Migrational Tale
Issac & Tillie Barnes

This page last updated September 6, 2003

Sometime in the latter part of 1894 a covered wagon pulled by a team of horses came to the hill at the east side of Yates Center. The horses were thin and very tired. The team, wagon and people in it had come from Enid, Oklahoma and were headed for Nebraska. Some of the hills between Enid and Yates Center were long and steep, and in some cases the horses could not pull the wagon to the top of the hill, so the people would get out and walk up the grade to ease the load for the faithful horses who were their only hope of reaching Nebraska. By the time that the team got to the top of the hill one of the horses was very sick. The people had very little money - just $1.50. They spent their last cent for medicine for the horse and to their great sorrow the horse died the next morning.

The occupants of the wagon were Isaac Daniel, his wife Matilda, and children, Homer, Elmer, Walter and Clara. While they had not planned it and hard for them to believe it, Woodson County was to be their future home, and soon they established themselves here.

Isaac Daniel Barnes, in later years known better by the initials I. D., was born October 21, 1859, in Owen County, Indiana. He was the son of William Landrum and Elizabeth Ellett Barnes. His wife, Matilda Jane (Tillie) Taylor was born November 18, 1862, at Spencer, Indiana. She was the daughter of Charles Markley and Eliza Jane Clark Taylor. Isaac Daniel and Tillie were married at Spencer, November 12, 1881.

Like many others the lure of the west had fired the pioneer spirit and in the spring of 1883, I. D., Tillie and a year old son Homer, loaded their possessions in a covered wagon and started west. In time they arrived in Polk County, Nebraska, where they soon engaged in farming for a couple of years. Here their son Elmer was born, March 1, 1885.

Hearing homesteads were to be had in Colorado, they again pulled up stakes and headed farther west in the late fall of 1885. Accompanying them were old friends, the S. G. Davis family from Spencer, Indiana. They arrived in Sedgewick County, Colorado in the middle of a blizzard. The only shelter available was in the home of two bachelors who were living in one room twelve by fourteen foot sod house. They stayed in the sod shanty for three days as the blizzard was so fierce a person could see only a few feet away. There were six adults and four children in this one room. As soon as the weather permitted, they dug a small dugout of their own. This was their home until a better one could be made. When spring came they built a new sod house.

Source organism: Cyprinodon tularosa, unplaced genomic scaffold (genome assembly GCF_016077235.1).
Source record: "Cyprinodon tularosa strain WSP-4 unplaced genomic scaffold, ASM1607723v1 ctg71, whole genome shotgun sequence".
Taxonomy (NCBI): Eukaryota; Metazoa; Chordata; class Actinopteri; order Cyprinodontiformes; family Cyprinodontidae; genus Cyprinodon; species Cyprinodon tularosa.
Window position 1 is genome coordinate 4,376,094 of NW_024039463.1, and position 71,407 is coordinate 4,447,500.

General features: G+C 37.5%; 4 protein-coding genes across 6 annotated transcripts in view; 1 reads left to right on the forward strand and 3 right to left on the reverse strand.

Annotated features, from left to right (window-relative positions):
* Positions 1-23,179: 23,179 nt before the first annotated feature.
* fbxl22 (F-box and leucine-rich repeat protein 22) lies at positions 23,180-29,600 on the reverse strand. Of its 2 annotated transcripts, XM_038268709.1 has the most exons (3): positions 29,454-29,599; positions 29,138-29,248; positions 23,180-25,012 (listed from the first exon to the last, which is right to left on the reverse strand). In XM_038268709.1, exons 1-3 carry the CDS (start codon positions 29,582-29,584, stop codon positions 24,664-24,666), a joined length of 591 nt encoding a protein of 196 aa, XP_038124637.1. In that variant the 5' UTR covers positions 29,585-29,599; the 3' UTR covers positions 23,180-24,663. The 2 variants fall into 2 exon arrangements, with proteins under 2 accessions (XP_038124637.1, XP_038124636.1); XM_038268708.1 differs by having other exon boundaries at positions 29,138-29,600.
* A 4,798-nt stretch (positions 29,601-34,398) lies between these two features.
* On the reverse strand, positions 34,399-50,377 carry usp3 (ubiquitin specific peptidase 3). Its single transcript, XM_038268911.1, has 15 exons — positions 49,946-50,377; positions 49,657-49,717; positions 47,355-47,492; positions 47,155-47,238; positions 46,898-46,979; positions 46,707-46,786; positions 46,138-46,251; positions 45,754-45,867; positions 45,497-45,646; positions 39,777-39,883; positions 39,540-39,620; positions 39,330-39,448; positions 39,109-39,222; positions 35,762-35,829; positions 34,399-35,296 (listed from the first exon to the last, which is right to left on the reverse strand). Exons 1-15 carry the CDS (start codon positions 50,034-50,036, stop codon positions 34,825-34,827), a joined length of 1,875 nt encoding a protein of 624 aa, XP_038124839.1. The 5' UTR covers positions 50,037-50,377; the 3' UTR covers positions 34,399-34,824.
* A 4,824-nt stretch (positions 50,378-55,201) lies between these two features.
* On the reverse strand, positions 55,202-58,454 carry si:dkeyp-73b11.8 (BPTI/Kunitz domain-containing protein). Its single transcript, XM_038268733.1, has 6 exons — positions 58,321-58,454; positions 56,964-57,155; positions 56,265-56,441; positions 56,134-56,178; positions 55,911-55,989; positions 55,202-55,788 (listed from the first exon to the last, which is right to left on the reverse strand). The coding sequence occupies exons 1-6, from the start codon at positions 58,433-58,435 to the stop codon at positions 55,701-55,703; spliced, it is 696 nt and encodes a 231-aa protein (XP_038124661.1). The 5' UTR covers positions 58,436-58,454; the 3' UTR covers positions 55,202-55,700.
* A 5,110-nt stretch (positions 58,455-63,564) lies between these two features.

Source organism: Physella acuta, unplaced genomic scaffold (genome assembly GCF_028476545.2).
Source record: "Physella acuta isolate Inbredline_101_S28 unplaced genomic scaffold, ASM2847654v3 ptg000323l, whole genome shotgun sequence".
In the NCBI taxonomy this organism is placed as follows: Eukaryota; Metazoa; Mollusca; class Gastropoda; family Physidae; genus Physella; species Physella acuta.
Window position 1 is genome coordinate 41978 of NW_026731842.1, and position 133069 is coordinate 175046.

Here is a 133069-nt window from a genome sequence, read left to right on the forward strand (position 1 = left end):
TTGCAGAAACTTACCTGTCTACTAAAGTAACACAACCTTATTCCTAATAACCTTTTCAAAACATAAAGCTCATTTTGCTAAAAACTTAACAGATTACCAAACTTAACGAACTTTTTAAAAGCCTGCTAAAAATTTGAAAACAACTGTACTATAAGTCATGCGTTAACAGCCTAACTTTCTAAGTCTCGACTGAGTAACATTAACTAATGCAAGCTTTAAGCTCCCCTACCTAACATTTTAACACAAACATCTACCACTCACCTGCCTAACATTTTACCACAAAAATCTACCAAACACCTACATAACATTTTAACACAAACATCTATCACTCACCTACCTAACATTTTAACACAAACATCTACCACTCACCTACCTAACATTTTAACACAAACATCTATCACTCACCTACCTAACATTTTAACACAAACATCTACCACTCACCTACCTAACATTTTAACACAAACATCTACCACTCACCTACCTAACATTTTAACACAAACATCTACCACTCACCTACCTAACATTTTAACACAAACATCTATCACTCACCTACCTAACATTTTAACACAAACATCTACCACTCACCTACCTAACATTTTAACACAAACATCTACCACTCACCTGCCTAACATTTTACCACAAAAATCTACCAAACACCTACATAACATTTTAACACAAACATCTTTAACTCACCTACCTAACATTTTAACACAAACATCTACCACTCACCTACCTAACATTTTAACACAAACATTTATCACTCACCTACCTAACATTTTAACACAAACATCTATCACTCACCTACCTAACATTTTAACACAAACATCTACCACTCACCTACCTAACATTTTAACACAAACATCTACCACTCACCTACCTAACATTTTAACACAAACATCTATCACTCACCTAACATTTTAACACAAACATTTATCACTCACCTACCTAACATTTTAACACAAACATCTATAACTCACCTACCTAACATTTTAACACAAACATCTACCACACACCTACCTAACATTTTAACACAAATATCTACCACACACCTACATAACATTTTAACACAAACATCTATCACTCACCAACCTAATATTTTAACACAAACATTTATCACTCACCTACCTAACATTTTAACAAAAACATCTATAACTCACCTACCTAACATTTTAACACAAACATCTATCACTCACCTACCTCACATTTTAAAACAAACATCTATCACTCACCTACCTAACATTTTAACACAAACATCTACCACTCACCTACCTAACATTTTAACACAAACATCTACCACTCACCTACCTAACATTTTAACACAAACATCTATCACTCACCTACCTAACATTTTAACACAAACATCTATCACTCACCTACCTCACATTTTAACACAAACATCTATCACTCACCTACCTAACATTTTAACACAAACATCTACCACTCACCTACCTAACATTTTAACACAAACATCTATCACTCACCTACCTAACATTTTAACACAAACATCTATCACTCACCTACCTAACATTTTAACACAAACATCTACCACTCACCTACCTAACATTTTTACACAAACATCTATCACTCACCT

Times were very rough in Colorado, it seldom rained and the winters were very severe. During their eight years in Colorado the Barnes family raised only two crops. Sedgewick County is in the northeast corner of the state. They lived south of Julesburg. Venango, Nebraska was their closest trading place. In the late spring of 1894, they realized the wheat they had sown earlier in the fall had not sprouted as there had been no rain for a long time. They sold out for $150.00 and supplies and left Colorado in a covered wagon along with the Davis family. In the meantime, there were two more additions to their family, Walter and Clara Dulcie.

This time they went to Oklahoma to find work and establish homes. But Oklahoma was in a deep drought so there were no crops and no work. Although discouraged but still determined they left Enid and began their trek to Nebraska.

For many years, I. D. and Tillie lived on the farm along Owl Creek, five miles east and three quarter miles south of Yates Center. After arriving in Woodson County two more children were born, Emma Anna and Otis.

Obituaries of Issac & Tillie Barnes

Submitted by Charlottes Barns Lewin

Source Material: In The Beginning Published By The Woodson County Historical Society Yates Center, Kansas Vol. 11 - No. 41 1978


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